Affordable housing creating jobs, fostering economic growth and sustainable communities in South Africa
The housing construction sector boasts one of the highest employment multipliers in South Africa, and has the potential to significantly address unemployment in the country, according to research findings released this week.
The 10-month long study, conducted by a team under University of Cape Town associate professor Francois Viruly, audited the social and economic impact of affordable housing developments commissioned by International Housing Solutions, a global private equity investor which has financed projects with a combined total value of more than R7.8 billion.
The research had two objectives: to determine the indirect benefits derived from living in integrated affordable housing developments, and the job creation impact of such developments.
“The research breaks new ground, as little research has been undertaken to measure the indirect economic as well as social benefits that the supply of affordable housing creates in SA,” says Viruly.
The timing of the release of the report is particularly significant, coming as it does after a number of developments in recent weeks, which indicate that the country’s approach to the housing backlog is set to move from a singular focus on the provision of free, RDP housing to the development of affordable housing. This will allow South African families an opportunity to start on, and move up, the housing ladder.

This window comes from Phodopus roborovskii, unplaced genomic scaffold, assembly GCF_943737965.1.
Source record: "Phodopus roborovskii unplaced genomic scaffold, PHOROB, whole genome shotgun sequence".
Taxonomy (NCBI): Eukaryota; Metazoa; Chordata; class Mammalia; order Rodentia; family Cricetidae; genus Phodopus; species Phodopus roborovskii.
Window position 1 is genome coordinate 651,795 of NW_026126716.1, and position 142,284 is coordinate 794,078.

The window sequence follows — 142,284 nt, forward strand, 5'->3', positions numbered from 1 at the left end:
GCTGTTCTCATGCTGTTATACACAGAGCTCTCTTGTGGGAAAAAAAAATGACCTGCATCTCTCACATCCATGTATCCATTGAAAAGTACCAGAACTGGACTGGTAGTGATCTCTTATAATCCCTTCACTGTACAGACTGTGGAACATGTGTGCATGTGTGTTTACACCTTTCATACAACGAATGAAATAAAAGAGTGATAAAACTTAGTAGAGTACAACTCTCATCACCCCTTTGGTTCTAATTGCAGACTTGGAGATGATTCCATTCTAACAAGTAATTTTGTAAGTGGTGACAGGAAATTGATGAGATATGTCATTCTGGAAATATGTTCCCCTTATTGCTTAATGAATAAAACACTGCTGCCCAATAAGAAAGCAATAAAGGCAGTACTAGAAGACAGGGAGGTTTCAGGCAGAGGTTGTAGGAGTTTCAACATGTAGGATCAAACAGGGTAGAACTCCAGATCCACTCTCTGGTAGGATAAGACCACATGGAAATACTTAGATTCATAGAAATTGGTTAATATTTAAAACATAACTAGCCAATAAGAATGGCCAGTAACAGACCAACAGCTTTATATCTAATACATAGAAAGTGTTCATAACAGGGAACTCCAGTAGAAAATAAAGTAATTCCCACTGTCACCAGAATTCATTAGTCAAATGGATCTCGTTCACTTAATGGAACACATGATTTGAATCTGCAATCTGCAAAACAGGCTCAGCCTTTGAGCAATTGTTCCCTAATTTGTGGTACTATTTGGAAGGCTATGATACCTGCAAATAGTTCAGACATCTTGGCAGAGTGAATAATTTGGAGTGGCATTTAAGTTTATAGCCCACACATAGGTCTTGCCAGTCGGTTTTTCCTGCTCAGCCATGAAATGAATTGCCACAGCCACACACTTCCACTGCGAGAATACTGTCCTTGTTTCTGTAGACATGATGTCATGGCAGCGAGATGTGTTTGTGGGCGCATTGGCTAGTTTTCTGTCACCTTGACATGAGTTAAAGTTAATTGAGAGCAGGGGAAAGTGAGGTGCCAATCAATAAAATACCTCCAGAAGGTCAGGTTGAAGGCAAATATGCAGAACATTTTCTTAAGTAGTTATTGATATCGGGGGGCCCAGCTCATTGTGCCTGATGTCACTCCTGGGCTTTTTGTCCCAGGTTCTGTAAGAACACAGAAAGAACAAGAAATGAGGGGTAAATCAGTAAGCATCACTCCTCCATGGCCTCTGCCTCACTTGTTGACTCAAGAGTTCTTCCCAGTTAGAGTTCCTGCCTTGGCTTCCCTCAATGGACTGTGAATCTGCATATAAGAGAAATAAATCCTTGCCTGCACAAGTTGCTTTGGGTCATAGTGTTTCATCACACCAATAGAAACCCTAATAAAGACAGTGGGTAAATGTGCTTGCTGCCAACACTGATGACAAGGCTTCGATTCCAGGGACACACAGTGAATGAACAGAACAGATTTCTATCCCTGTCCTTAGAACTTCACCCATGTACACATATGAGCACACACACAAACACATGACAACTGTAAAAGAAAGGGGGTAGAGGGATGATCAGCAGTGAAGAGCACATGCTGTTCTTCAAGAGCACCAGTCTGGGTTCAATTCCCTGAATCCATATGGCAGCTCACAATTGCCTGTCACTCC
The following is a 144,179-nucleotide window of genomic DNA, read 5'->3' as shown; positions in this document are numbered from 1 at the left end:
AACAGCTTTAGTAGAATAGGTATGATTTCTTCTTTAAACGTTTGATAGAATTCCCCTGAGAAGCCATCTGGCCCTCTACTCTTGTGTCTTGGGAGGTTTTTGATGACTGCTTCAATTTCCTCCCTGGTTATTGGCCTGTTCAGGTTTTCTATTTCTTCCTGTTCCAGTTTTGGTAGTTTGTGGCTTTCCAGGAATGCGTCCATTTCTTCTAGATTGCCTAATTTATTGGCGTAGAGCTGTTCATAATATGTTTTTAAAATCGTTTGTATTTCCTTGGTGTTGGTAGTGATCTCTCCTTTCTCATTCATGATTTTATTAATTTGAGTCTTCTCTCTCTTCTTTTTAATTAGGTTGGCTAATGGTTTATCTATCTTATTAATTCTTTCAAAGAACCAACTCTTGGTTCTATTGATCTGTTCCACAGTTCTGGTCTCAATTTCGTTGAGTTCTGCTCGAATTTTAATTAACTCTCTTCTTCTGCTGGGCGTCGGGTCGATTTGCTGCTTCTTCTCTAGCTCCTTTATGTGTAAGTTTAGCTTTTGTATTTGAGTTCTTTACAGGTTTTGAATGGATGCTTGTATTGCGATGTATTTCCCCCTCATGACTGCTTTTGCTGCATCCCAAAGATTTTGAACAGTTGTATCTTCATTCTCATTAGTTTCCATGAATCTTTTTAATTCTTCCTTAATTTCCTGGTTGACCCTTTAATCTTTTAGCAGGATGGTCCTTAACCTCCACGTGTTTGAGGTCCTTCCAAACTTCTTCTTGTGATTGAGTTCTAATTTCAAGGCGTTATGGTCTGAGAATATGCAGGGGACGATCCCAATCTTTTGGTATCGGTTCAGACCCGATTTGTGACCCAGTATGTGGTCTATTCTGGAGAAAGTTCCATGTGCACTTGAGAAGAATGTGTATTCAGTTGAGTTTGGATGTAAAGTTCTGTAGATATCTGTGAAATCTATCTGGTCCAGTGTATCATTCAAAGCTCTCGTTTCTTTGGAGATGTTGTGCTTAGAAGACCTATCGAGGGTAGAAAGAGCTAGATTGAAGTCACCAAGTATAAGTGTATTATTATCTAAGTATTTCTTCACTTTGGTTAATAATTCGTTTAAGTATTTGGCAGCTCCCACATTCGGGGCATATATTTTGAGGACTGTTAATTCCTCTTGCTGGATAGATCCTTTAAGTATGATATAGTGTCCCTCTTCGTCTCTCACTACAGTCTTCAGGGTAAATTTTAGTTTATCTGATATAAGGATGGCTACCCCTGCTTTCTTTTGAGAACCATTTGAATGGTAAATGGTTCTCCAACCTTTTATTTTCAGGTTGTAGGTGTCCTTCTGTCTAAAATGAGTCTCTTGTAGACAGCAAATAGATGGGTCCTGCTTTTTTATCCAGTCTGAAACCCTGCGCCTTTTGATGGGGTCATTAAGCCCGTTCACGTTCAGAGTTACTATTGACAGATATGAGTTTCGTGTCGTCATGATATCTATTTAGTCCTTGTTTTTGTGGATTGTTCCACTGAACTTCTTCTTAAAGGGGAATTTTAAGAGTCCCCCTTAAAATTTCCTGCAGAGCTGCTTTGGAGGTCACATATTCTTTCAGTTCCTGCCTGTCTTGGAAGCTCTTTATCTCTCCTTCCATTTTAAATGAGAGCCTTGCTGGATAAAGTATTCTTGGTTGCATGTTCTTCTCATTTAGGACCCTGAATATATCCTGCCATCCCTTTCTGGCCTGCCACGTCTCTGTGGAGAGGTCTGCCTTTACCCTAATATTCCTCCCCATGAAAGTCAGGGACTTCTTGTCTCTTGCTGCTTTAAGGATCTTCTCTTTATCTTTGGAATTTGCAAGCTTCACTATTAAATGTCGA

“The concept of RDP housing has been a revolutionary programme replicated nowhere in the world,” says IHS Managing Partner Soula Proxenos.
“However, after some 3 million homes have been ‘given away’, it appears this policy has served its purpose and something more sustainable is likely to take its place. Several developments these past weeks have confirmed that SA is moving towards other forms of subsidy that aid poorer households and allow them to join the formal housing ladder in the affordable housing sector,” says Proxenos.
“President Jacob Zuma’s State of the Nation Address, the R83.5 billion in housing subsidies announced by Finance Minister Pravin Gordhan during his budget speech, and pronouncements by Mayor of Cape Town Patricia de Lille and Planning Minister Trevor Manuel, have collectively given a clear indication of how the country’s housing crisis might be addressed by the development of affordable housing in coming years and decades,” she says.
Since the launch of its first fund, the SA Workforce Housing Fund, IHS has invested in the development of more than 27 000 affordable housing units countrywide. Viruly and his team conducted hundreds of interviews among tenants and developers of these projects, and released the results of the research on Wednesday.
The study found that it takes between 1200 and 1500 man-hours to build a 40m2 house, with the average being approximately 1289 hours. This comprises 541 hours of skilled and 748.8 hours of unskilled work. This again translates to 2.45 people employed continuously to complete a typical house in 13 weeks.